Senator Josh Hawley targets tech censorship with new bill


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GOP Senator Josh Hawley is set to file a new bill that will remove the legal protection of tech giants such as Google and Facebook from liability for third-party content published on their platforms.

Specifically targeting Section 230 of the Communications Decency Act (DCA), the new legislation, the Ending Support for Internet Censorship Act – when passed and becomes law – would render tech giants unprotected unless they could prove that their algorithms and content moderation are neutral and not politically biased.

The CDA became law in 1996. It provides key legal protection for tech companies and Section 230 of the law states that “no provider or user of an interactive computer service shall be treated as the publisher or speaker of any information provided by another information content provider.”

In filing the bill, Sen. Hawley said that the CDA was passed during the time when the internet was still in infancy. Through the years, many tech companies have grown bigger and are now considered the most powerful companies in the world. As such, these companies should no longer be protected by the law which the Senator terms as a “sweetheart” deal that no other companies enjoy. The Senator also said that big tech companies failed to hold up to their end of the bargain which is to provide a forum free of political censorship. Facebook and Google, two of the biggest tech companies, have repeatedly been accused of political bias.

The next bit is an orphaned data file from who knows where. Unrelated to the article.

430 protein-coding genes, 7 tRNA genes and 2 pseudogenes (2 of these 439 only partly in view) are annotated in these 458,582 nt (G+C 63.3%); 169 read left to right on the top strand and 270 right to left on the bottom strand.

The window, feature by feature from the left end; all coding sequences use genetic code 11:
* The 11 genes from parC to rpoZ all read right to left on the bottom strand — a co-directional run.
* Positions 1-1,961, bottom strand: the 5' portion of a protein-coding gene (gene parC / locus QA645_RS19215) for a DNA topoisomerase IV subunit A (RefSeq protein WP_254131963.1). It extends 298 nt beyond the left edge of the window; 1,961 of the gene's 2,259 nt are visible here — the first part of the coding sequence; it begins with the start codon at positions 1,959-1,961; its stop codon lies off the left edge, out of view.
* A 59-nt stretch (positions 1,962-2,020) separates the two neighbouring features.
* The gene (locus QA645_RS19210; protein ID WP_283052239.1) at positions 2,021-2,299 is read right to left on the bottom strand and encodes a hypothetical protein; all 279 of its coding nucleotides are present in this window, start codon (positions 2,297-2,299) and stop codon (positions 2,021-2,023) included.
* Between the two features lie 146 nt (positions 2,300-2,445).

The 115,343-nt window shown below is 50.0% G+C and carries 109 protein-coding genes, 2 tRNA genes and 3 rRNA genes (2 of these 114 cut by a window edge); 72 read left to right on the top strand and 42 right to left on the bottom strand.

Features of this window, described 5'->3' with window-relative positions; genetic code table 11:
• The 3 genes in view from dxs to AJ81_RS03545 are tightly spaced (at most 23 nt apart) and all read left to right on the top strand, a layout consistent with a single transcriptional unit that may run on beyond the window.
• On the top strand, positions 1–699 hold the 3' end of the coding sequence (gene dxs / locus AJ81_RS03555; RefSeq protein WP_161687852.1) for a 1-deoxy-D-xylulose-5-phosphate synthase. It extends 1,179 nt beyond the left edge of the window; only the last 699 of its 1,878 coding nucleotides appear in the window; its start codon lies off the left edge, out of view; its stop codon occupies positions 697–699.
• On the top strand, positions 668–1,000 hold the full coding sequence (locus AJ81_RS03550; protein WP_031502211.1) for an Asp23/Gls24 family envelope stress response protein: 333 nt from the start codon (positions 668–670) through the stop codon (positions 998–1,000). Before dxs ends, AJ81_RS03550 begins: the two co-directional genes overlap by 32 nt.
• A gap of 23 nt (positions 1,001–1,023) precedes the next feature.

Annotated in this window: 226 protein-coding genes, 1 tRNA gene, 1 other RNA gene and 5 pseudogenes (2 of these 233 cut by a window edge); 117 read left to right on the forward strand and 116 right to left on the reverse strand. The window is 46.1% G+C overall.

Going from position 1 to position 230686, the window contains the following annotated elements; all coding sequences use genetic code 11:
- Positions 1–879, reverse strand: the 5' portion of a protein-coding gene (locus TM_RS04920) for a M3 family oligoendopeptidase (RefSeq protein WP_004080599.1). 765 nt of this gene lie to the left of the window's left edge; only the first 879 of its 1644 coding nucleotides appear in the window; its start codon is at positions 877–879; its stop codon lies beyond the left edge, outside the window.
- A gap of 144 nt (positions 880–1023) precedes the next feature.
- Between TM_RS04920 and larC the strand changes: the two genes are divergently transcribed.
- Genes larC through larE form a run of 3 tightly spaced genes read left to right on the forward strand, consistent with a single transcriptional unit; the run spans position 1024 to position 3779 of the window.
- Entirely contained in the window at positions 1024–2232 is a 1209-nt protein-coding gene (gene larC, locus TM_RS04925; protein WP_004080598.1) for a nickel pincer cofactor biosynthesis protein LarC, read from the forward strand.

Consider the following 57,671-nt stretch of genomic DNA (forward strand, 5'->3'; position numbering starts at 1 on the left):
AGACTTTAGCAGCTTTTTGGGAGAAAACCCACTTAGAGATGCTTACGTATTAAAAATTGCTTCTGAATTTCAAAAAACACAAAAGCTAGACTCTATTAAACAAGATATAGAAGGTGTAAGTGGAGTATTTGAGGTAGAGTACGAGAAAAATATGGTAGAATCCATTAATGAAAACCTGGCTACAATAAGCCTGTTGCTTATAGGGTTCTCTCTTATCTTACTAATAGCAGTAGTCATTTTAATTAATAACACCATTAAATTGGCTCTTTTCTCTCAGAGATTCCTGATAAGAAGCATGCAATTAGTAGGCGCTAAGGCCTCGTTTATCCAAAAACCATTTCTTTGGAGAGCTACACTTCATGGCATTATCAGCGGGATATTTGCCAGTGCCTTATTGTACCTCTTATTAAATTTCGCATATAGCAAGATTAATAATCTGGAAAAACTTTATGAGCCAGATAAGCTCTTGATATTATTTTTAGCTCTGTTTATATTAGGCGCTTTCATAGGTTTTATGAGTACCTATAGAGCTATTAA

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Senator Hawley also said that there is growing evidence that points to the fact that big tech companies are making editorial decisions to censor viewpoints they disagree with. The entire process is shrouded in secrecy and these companies failed to disclose their protocols. So, if they want to maintain their immunity from third-party liability, they must be transparent and prove that they don’t discriminate on content published on their platform.

To prove their neutrality, big tech firms will be required to submit their algorithms and content-removal practices to the FTC. They would also be responsible for the costs of performing audits on their platforms and would have to re-apply for immunity every two years – according to the bill.

The bill is gaining support.

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Arnold Zafra

Arnold Zafra is tech blogger that's enthusiastic about cryptocurrency, social networking, security, and privacy, as well as search engine technology. His work has been featured on Android Authority and Droid Life before joining Reclaim The Net. [email protected]